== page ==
ORS 192.398
Medical records

  • sealed records
  • records of individual in custody or under supervision
  • student records

The following public records are exempt from disclosure:


Records less than 75 years old which contain information about the physical or mental health or psychiatric care or treatment of a living individual, if the public disclosure thereof would constitute an unreasonable invasion of privacy. The party seeking disclosure shall have the burden of showing by clear and convincing evidence that the public interest requires disclosure in the particular instance and that public disclosure would not constitute an unreasonable invasion of privacy.


Records less than 75 years old which were sealed in compliance with statute or by court order. Such records may be disclosed upon order of a court of competent jurisdiction or as otherwise provided by law.


Records of a person who is or has been in the custody or under the lawful supervision of a state agency, a court or a unit of local government, are exempt from disclosure for a period of 25 years after termination of such custody or supervision to the extent that disclosure thereof would interfere with the rehabilitation of the person if the public interest in confidentiality clearly outweighs the public interest in disclosure. Nothing in this subsection, however, shall be construed as prohibiting disclosure of the fact that a person is in custody.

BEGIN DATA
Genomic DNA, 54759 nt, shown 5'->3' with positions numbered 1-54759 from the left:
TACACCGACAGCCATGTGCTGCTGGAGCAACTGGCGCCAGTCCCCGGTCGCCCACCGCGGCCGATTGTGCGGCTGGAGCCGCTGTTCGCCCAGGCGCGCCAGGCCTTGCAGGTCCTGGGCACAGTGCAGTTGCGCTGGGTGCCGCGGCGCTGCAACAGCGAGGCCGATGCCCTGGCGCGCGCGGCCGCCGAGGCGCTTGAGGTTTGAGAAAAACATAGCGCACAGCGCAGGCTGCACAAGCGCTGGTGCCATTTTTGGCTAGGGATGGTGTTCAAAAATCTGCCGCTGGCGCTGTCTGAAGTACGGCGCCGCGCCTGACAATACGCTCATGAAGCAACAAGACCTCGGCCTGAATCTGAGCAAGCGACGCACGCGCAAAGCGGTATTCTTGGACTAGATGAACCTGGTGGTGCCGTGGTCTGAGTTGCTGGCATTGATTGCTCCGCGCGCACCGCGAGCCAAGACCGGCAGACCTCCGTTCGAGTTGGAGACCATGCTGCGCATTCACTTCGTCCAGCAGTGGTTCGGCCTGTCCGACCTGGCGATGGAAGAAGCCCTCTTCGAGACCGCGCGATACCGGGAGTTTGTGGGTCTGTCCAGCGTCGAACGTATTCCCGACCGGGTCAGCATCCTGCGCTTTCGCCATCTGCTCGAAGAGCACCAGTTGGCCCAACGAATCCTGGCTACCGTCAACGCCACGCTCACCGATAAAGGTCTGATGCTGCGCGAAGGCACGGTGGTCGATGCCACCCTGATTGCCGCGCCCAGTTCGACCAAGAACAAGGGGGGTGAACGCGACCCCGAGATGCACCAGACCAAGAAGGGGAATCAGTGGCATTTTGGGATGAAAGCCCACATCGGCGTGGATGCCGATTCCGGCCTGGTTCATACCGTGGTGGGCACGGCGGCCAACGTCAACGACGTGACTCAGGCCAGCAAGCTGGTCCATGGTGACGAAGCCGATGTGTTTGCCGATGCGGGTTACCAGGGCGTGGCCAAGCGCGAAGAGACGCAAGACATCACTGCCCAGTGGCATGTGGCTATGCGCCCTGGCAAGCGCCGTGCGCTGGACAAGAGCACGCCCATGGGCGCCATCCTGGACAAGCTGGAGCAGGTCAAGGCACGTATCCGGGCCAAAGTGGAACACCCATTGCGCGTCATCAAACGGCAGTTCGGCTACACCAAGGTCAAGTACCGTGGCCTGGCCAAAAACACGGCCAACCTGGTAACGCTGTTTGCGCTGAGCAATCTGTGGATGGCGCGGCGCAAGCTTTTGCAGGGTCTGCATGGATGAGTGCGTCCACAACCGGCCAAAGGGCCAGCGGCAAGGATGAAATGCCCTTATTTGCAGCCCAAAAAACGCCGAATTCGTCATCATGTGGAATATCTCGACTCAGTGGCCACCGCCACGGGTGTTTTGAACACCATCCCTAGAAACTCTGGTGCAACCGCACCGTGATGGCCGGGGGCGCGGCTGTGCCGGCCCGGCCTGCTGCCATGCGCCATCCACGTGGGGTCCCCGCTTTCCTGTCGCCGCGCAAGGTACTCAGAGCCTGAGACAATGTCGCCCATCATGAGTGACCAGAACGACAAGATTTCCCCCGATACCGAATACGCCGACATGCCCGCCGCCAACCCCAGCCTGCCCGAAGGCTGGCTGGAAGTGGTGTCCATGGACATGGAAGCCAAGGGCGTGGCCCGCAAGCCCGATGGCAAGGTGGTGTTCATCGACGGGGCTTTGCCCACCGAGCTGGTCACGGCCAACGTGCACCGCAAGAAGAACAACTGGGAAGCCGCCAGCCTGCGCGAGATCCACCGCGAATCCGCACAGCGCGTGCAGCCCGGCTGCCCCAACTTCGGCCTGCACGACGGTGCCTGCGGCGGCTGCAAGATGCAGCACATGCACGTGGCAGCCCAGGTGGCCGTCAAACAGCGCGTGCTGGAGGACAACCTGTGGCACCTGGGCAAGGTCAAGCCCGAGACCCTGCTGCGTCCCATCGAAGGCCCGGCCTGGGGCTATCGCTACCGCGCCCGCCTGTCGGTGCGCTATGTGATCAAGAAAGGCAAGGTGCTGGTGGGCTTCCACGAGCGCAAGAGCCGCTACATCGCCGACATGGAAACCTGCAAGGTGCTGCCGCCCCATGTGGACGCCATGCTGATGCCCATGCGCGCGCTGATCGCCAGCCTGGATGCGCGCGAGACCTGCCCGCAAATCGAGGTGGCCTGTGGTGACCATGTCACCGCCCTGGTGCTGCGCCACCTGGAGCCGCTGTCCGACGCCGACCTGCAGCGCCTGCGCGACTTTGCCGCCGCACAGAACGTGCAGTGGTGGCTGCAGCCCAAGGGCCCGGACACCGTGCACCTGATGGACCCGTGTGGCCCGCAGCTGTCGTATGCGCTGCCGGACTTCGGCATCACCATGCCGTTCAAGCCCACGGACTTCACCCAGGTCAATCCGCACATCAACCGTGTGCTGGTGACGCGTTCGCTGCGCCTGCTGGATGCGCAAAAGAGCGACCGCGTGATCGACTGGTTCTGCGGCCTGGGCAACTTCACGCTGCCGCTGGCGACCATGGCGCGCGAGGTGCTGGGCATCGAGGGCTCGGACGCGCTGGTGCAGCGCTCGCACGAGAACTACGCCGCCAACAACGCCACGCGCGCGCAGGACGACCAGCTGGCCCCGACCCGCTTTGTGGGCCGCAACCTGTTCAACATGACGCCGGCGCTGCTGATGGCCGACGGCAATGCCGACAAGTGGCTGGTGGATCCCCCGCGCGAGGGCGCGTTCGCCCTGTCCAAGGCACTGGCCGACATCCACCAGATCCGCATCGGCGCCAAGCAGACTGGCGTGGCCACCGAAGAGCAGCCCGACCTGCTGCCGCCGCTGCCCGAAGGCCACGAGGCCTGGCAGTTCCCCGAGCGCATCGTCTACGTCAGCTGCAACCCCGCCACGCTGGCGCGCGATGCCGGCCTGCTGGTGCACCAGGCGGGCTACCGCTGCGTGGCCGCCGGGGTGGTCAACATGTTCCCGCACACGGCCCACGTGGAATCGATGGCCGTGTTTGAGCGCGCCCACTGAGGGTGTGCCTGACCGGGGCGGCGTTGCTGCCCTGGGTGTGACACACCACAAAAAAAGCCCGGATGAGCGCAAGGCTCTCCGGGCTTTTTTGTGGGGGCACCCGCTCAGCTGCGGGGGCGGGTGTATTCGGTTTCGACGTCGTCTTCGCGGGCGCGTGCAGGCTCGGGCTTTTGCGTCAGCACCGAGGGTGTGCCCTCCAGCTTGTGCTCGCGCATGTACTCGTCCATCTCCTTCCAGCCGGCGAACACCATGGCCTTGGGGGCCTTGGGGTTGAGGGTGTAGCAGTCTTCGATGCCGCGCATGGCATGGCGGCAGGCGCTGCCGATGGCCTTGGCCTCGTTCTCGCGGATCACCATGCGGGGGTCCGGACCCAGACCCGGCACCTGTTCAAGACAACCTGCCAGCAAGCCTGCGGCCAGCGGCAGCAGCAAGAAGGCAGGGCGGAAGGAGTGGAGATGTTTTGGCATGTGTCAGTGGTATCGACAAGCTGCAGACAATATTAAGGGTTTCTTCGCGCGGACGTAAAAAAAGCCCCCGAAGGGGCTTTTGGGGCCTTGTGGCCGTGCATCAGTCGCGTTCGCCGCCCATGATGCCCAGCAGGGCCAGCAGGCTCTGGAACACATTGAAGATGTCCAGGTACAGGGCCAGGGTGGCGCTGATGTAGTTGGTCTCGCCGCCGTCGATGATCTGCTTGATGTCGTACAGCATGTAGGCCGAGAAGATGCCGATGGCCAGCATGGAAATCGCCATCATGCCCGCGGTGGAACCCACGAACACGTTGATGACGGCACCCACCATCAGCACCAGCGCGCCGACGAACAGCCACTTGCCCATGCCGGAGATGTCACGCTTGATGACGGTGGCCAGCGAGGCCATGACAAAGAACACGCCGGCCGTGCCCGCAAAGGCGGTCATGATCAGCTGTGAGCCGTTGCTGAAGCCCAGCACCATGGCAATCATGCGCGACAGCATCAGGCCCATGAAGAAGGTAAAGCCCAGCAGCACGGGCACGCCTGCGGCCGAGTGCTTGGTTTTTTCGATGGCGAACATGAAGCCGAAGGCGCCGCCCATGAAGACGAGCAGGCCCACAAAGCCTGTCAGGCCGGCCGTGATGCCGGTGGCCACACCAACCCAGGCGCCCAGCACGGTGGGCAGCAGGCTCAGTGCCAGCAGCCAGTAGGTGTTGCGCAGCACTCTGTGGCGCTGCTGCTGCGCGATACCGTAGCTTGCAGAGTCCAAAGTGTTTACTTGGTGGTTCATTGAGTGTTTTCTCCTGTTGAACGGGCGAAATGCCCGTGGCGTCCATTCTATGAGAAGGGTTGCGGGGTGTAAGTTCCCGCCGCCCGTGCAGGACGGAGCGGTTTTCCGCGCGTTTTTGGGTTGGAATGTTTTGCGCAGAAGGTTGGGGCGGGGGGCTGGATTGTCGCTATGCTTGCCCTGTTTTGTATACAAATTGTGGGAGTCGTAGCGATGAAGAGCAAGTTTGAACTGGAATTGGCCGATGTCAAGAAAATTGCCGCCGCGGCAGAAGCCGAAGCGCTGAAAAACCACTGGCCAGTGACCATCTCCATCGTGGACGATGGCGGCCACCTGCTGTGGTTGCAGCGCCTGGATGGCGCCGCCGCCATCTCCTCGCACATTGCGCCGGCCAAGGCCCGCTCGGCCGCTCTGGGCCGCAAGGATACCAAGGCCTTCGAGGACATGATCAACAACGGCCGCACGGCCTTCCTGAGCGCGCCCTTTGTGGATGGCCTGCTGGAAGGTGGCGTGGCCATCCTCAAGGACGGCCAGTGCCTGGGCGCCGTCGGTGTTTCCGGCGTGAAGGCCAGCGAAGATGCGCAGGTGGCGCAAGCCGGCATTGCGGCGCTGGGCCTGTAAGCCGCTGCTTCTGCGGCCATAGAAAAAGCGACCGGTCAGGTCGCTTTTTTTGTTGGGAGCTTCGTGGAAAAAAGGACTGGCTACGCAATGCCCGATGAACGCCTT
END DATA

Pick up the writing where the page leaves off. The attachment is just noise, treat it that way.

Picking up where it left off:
Student records required by state or federal law to be exempt from disclosure. [Formerly 192.496]
Note: 192.398 (Medical records) was added to and made a part of 192.311 (Definitions for ORS 192.311 to 192.478) to 192.478 (Exemption for Judicial Department) by legislative action but was not added to any smaller series therein. See Preface to Oregon Revised Statutes for further explanation.
§§ 192.311 to 192.478

(formerly 192.410 to 192.505)

Notes of Decisions

Failure of legislature to include reference to courts and court records such as those particularly named in ORS 192.005 tells against application of these sections to courts. State ex rel KOIN-TV v. Olsen, 300 Or 392, 711 P2d 966 (1985)

School district's blanket policy exempting public records from disclosure without individualized showing, violates public records law and is therefore unenforceable. Guard Publishing Co. v. Lane County School Dist., 310 Or 32, 791 P2d 854 (1990)

Atty. Gen. Opinions

Financial statements of hospitals as public records, (1974) Vol 36, p 893; criminal records subject to Public Records Law, (1974) Vol 37, p 126; power of county to refuse the right to copy maps, which are public records, with an individual's own equipment and to refuse to supply magnetic tape containing public records, (1979) Vol 39, p 721; Oregon Medical Insurance Pool is fundamentally private-sector body, under virtually total private control, created by state to fulfill public purpose and is not state agency or public body subject to Public Records Law, (1989) Vol 46, p 155; applicability to prison work program records, (1996) Vol 48, p 134; disclosure of personal information obtained from motor vehicle records, (1998) Vol 49, p 127

Law Review Citations

53 OLR 354-363 (1974); 55 OLR 354-359 (1976); 56 OLR 387 (1977)

Chapter 192

Atty. Gen. Opinions

Attorney General's Public Meetings and Records Manual, (1973) Vol 36, p 543; public meetings and records manual, (1976) Vol 37, p 1087; prohibition on disclosing marriage records, (1998) Vol 49, p 21


Last accessed
Jun. 26, 2021